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What Linda Darling-Hammond's Appointment Means for Education

Democrats once fought to keep her from becoming Obama's education secretary. Now she's set to lead California's State Board of Education, where she could influence the national party's education stances.

Linda Darling-Hammond
(National Center on Education and the Economy)
When Barack Obama was first assembling his White House Cabinet in late 2008, one of his top candidates for education secretary was Linda Darling-Hammond, the Stanford University professor leading his education transition team. Her selection would have been a rebuke to the leading school reformers of the time -- charter school supporters who fought the teachers unions to advance policies like merit pay based on students' test scores.

Darling-Hammond opposed merit pay, had a union-friendly focus on education funding, and was seen by charter school advocates as a threat to their movement. The pro-charter political action committee Democrats for Education Reform (DFER) worked to prevent Obama from picking her, deploying what The Nation described as “a highly coordinated media campaign.”

In the end, the president-elect chose DFER’s preferred candidate -- Arne Duncan, the leader of Chicago's public school system. But a decade later, the Democratic Party is increasingly turning against DFER-style reforms like charter schools and merit pay, and Darling-Hammond is getting another opportunity to directly shape education policy -- in the nation’s most populous state. 

California Gov. Gavin Newsom, a Democrat, nominated Darling-Hammond last month to lead the State Board of Education. Education experts say her tenure will be closely scrutinized in policy circles and could end up influencing school systems across the country.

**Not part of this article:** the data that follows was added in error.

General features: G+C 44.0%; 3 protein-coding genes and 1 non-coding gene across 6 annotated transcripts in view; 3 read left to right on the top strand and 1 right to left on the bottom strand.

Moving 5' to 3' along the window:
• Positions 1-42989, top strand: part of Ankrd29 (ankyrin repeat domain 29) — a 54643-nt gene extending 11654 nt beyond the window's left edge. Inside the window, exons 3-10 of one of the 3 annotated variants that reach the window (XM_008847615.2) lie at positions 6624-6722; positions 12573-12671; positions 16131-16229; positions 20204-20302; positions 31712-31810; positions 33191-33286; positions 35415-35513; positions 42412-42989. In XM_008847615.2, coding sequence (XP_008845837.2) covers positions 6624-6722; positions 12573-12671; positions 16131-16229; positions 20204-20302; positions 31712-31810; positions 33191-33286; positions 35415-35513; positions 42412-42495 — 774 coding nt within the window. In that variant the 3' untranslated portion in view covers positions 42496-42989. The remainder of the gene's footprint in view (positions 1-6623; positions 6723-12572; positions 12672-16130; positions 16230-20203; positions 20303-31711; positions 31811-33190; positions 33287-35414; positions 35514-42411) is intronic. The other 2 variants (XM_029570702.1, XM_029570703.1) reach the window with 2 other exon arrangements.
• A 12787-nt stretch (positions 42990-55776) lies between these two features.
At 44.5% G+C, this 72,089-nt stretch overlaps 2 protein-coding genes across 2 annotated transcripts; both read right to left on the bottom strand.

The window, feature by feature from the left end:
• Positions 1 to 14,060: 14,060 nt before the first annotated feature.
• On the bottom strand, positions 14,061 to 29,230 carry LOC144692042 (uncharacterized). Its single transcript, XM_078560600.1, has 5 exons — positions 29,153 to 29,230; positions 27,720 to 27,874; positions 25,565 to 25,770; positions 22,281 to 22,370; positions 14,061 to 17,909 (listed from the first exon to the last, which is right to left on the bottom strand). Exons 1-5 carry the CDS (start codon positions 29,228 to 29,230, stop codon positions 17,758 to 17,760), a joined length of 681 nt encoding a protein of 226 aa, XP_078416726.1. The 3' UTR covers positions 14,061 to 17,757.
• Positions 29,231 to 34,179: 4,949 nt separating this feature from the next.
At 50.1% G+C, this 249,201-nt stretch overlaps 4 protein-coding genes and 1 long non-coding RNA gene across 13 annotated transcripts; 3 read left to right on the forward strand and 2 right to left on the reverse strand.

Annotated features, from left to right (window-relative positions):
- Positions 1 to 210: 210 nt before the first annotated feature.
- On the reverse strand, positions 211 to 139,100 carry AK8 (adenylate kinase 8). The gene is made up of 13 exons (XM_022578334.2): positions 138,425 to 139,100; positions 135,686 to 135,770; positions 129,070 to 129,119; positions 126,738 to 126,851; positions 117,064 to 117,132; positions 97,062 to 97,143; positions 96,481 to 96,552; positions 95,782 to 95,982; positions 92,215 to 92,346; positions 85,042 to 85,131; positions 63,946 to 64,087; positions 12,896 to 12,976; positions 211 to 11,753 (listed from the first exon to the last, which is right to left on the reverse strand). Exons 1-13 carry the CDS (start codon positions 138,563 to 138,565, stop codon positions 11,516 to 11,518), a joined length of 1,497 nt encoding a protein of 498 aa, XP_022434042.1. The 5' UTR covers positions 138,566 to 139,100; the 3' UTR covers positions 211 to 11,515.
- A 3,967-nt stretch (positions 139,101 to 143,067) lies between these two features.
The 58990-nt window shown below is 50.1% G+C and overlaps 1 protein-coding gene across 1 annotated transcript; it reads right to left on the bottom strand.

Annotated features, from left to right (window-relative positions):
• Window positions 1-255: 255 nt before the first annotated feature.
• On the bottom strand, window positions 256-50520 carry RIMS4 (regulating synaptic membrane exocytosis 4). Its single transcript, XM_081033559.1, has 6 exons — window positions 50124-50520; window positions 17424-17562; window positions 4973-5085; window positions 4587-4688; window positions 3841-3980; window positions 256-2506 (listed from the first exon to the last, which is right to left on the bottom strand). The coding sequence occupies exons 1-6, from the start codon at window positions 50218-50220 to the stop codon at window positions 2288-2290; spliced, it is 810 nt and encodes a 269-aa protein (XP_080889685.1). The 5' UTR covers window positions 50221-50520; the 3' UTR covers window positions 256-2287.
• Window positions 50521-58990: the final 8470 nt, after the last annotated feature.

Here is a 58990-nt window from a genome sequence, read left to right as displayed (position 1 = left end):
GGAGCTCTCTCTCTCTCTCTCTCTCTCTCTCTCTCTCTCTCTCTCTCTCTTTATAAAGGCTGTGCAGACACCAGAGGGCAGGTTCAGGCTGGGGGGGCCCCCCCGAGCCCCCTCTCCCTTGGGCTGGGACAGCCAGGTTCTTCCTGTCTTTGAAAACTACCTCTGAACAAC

Her fellow board members are expected to vote her in as president this week. The state Senate will then have a year to confirm her appointment, which so far hasn’t produced any organized opposition.

“She's an ingenious choice by Gov. Newsom, largely because Professor Darling-Hammond has strong ties with the labor and the social justice communities,” says Bruce Fuller, an education professor at the University of California, Berkeley. “This contrasts the Obama era, and even [former Gov.] Jerry Brown's reign, when one wing of Democrats was pitted against the other. Professor Darling-Hammond has the robust capacity to unite educators and activists intent on building equitable schools.”

Fuller says Newsom’s selection suggests he’s “not warming to charter schools,” which are publicly funded but privately run, unless they have the same regulations as traditional public schools. Indeed, he already signed a new law that will require charter schools to follow the same transparency guidelines as public schools. Like much of the the Democratic Party, Newsom's education approach has shifted to become less favorable toward charters, which he supported when he was mayor of San Francisco.

Charters are intended to be innovative and free from bureaucratic red tape, but they divert taxpayer dollars from traditional schools, and many fail to outperform them.

Charter school opponents have mixed feelings about Darling-Hammond’s appointment.